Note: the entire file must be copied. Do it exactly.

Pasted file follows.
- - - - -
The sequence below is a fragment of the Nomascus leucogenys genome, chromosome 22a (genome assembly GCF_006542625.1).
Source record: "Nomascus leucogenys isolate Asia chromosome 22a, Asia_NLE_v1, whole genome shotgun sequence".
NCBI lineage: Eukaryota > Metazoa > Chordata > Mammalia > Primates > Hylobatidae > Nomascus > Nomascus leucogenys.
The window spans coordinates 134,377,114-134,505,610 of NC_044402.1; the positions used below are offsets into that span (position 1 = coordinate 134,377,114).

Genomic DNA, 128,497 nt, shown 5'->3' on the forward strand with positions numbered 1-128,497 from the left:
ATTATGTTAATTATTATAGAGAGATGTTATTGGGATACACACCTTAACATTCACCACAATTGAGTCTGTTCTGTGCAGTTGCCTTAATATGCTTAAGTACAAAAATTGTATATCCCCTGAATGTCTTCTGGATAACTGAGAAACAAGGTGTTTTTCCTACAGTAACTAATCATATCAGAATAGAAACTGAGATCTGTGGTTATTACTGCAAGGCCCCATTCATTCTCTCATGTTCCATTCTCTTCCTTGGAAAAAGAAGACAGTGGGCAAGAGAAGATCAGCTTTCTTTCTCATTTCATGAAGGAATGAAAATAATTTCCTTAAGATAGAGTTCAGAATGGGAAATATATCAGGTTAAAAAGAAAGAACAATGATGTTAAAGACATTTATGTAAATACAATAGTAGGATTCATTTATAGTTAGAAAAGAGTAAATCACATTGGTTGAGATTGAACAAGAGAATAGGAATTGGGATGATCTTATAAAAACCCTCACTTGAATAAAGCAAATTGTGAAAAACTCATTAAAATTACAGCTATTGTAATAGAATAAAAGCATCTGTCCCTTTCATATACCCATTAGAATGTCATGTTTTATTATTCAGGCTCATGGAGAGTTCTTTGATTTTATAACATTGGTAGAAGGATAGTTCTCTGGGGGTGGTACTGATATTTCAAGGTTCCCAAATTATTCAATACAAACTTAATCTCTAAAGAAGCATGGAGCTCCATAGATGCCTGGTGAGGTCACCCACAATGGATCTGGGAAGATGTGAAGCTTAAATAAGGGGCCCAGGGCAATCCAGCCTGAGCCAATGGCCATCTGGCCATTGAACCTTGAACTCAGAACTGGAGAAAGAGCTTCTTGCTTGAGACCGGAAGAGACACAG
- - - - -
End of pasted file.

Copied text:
The sequence below is a fragment of the Nomascus leucogenys genome, chromosome 22a (genome assembly GCF_006542625.1).
Source record: "Nomascus leucogenys isolate Asia chromosome 22a, Asia_NLE_v1, whole genome shotgun sequence".
NCBI lineage: Eukaryota > Metazoa > Chordata > Mammalia > Primates > Hylobatidae > Nomascus > Nomascus leucogenys.
The window spans coordinates 134,377,114-134,505,610 of NC_044402.1; the positions used below are offsets into that span (position 1 = coordinate 134,377,114).

Genomic DNA, 128,497 nt, shown 5'->3' on the forward strand with positions numbered 1-128,497 from the left:
ATTATGTTAATTATTATAGAGAGATGTTATTGGGATACACACCTTAACATTCACCACAATTGAGTCTGTTCTGTGCAGTTGCCTTAATATGCTTAAGTACAAAAATTGTATATCCCCTGAATGTCTTCTGGATAACTGAGAAACAAGGTGTTTTTCCTACAGTAACTAATCATATCAGAATAGAAACTGAGATCTGTGGTTATTACTGCAAGGCCCCATTCATTCTCTCATGTTCCATTCTCTTCCTTGGAAAAAGAAGACAGTGGGCAAGAGAAGATCAGCTTTCTTTCTCATTTCATGAAGGAATGAAAATAATTTCCTTAAGATAGAGTTCAGAATGGGAAATATATCAGGTTAAAAAGAAAGAACAATGATGTTAAAGACATTTATGTAAATACAATAGTAGGATTCATTTATAGTTAGAAAAGAGTAAATCACATTGGTTGAGATTGAACAAGAGAATAGGAATTGGGATGATCTTATAAAAACCCTCACTTGAATAAAGCAAATTGTGAAAAACTCATTAAAATTACAGCTATTGTAATAGAATAAAAGCATCTGTCCCTTTCATATACCCATTAGAATGTCATGTTTTATTATTCAGGCTCATGGAGAGTTCTTTGATTTTATAACATTGGTAGAAGGATAGTTCTCTGGGGGTGGTACTGATATTTCAAGGTTCCCAAATTATTCAATACAAACTTAATCTCTAAAGAAGCATGGAGCTCCATAGATGCCTGGTGAGGTCACCCACAATGGATCTGGGAAGATGTGAAGCTTAAATAAGGGGCCCAGGGCAATCCAGCCTGAGCCAATGGCCATCTGGCCATTGAACCTTGAACTCAGAACTGGAGAAAGAGCTTCTTGCTTGAGACCGGAAGAGACACAG